A survey due to be conducted by the Royal College of Physicians (RCP) on assisted suicide has been called “a sham”.
The college’s official position is currently ‘against’ assisted suicide, but its members have been told that unless they can secure a 60 per cent majority, its position will change to ‘neutral’.
John Saunders, both a former Chair of Ethics, and a trustee of the RCP said, “the poll is designed to make a change in RCP stance inevitable and could easily do so even if a majority oppose it”. He added, “this is a sham poll with a rigged outcome”.
The RCP will ask its 35,000 members whether “they would help a terminally ill patient to die and whether the law should be changed to allow assisted dying.”
Dr David Randall, of the Royal London Hospital, also criticised the survey, saying: “The membership seems to be being offered a fait accompli by members of Dignity in Dying”.
He said the group – formerly the Voluntary Euthanasia Society – has “achieved positions of influence on the RCP council”, and designed the questionnaire “to ensure that the College drops its long-standing opposition to assisted suicide ahead of future parliamentary attempts at legislation”.
He observed that the notion of a 60 per cent ‘supermajority’ has “shed daylight on an apparent manipulation of procedure by pro-euthanasia activists”.
When RCP members were polled in 2014, a similar question used the term “assisted suicide” and 57.5 per cent said ‘no’.
Dominic Lawson, writing for the Daily Mail, commented that the wording change is “in itself a concession to the PR efforts of the people Dr Randall refers to as ‘pro-euthanasia activists’.”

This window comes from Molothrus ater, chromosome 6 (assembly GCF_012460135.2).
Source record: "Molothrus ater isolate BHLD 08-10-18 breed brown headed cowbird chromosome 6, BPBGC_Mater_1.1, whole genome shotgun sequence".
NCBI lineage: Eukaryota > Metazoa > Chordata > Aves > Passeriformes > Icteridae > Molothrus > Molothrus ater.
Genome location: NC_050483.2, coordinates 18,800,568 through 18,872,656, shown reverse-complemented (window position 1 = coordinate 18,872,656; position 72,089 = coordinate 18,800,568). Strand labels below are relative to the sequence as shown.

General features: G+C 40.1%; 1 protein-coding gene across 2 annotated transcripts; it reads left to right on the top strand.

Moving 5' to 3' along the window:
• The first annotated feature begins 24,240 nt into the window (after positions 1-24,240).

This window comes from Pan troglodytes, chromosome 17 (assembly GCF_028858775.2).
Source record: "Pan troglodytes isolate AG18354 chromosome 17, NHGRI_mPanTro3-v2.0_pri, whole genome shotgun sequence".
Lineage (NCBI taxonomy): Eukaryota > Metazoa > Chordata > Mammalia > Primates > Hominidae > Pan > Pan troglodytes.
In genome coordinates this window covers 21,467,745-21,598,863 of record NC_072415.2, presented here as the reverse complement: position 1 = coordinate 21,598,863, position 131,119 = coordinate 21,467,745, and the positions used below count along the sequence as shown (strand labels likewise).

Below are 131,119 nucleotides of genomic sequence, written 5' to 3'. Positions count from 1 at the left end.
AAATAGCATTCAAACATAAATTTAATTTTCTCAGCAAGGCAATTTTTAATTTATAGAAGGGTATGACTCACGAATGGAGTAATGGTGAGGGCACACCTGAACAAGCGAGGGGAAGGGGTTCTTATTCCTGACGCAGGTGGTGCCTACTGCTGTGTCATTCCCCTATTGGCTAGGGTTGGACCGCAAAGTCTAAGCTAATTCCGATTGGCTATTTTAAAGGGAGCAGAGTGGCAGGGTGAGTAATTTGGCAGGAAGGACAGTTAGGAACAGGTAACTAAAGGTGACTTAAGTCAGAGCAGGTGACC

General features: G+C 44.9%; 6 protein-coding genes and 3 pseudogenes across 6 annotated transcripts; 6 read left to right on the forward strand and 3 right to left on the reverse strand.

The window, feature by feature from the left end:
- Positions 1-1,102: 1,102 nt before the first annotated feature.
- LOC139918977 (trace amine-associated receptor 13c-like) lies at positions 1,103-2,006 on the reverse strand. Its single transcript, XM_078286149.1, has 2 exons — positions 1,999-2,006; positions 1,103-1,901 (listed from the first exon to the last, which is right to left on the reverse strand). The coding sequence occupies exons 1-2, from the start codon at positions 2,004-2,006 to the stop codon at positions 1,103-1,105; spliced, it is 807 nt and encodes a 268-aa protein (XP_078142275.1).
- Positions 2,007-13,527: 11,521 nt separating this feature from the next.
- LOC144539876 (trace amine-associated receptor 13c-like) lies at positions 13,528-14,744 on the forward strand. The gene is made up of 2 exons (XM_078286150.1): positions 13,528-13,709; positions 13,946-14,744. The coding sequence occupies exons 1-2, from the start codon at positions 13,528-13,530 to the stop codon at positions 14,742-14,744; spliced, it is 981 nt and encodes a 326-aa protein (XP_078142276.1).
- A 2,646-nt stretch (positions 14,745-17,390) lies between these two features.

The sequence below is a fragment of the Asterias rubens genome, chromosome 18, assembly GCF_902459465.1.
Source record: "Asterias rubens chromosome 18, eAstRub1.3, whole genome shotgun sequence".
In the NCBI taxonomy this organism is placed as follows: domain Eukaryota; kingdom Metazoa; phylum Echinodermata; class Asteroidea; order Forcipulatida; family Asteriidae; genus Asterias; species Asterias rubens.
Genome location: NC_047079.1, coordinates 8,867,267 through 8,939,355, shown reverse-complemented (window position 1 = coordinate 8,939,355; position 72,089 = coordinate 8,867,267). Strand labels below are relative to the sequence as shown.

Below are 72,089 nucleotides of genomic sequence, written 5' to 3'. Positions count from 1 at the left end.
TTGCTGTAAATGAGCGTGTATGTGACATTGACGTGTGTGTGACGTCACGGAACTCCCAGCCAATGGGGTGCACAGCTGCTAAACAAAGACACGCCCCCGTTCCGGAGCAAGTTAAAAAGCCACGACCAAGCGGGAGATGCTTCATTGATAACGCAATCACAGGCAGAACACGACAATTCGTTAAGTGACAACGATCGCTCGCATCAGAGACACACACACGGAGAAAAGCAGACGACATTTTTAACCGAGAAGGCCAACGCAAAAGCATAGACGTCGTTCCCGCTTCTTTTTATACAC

“Medically assisted suicide is the more accurate name for what is being proposed, but it is less appealing, as it translates as ‘self-killing’.
He also added: “It is not unusual for a supermajority to be required for a fundamental change in a constitution: it is unprecedented for one to be required to keep things as they are.”
Last week, doctors warned against what has happened in the Netherlands, where assisted suicide is already legal.
Dutch GP Dr Van der Muijsenberg warned: “I see a growing anxiety among patients, not just the terminally ill, that they think it is not decent not to ask for voluntary euthanasia sometimes, because they feel such a burden.”
In light of the survey, Theo Boer, a former member of a Dutch board reviewing acts of euthanasia, also warned: “We have put in motion something that we now have discovered has more consequences than we ever imagined.”
Members of the Royal College of Physicians will be polled on whether they wish to see a change in the law next month.